As per reference of the National Health Service, a "lazy eye" is a childhood condition where the vision does not develop properly. It's known medically as amblyopia and happens because one or both eyes are unable to build a strong link to the brain. A "lazy eye" usually only affects one eye and means that the child can see less clearly out of the affected eye and relies more on the "good" eye. It is estimated that 1 in 50 children develop a lazy eye. You can spot this by noticing your child’s reading habits, such as if they bring books close to the eyes while reading or sitting close to the television or computer screen.

How to spot Myopia in your children-I-Dew Eye drops


Treatment for Myopia in Children:

Globally, an increasing number of children are becoming short-sighted (myopic). Many parents are concerned because their children have this eye condition, which appears to worsen year after year. However, there are a few ways to slow this deterioration:

Treatment of Mayopia: I-Dew Eyedrops



Glasses for children with myopia can be worn all the time or just when they need them. It's important to choose frames that fit well and match your child's activities and age. For example, if you have a young child, it may help to buy glasses with a strap, so they stay on more easily. Or if your child plays sports, getting sports glasses will keep their regular glasses from getting broken. An eye doctor, ophthalmologist or optometrist can help you figure out what your child may need.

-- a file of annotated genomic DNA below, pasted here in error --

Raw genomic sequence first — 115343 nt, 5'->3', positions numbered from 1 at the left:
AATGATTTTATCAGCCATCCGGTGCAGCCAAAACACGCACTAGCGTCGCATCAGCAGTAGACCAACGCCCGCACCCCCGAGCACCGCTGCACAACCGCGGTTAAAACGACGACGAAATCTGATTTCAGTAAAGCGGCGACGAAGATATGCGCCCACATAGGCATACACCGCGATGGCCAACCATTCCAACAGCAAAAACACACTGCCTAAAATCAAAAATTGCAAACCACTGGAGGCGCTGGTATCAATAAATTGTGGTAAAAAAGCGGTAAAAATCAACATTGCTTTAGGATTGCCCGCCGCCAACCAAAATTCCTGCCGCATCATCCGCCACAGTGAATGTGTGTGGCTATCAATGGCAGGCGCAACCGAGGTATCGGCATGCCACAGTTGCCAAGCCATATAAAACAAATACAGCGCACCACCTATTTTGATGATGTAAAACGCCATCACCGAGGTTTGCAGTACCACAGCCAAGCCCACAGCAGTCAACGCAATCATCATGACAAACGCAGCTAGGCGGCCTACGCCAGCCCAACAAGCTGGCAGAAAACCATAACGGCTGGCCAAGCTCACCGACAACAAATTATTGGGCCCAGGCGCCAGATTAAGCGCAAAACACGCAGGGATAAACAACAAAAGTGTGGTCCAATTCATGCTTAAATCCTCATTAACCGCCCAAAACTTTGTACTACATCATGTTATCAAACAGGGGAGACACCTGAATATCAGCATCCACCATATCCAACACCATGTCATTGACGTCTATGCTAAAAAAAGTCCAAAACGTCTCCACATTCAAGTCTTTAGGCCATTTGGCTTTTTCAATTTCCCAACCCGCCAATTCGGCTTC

Contact lenses

If your child prefers contacts to glasses, they can be helpful for certain activities. They're especially handy for sports and other outdoor activities because they don't need to be removed when your child is active. While there's no age limit for contact lenses, your child should be able to tolerate eye drops well and practice good hygiene. Contacts need to be cared on a daily basisto prevent eye infections. If your child has eye pain or redness while wearing contacts, see an ophthalmologist or optometrist immediately.


Eye drops

I-Dew Soothe Eye drops

In children aged 5 to 18, a low dose of eye drops used to dilate pupils during an eye exam may help slow the progression of myopia. The I-DEW eye drop range is designed specifically for those who are exposed to screens for extended periods of time. It contains a unique blend of ocular lubricants that provide prolonged lubrication and comfort to severely dry eyes.

It also contains L-Carnitine and Erythritol compatible solutes, which help to restore the natural osmotic balance of the eye surface and revive tired eyes.

If your child is experiencing symptoms of myopia and is also spending time in front of screens, it's a good idea to talk with their doctor about getting a vision screening. Your paediatrician can help you understand how much time your child spends looking at screens, and the kinds of activities they do on screens. In some cases, myopia can be prevented by encouraging a healthy mix of screen time and outdoor playtime.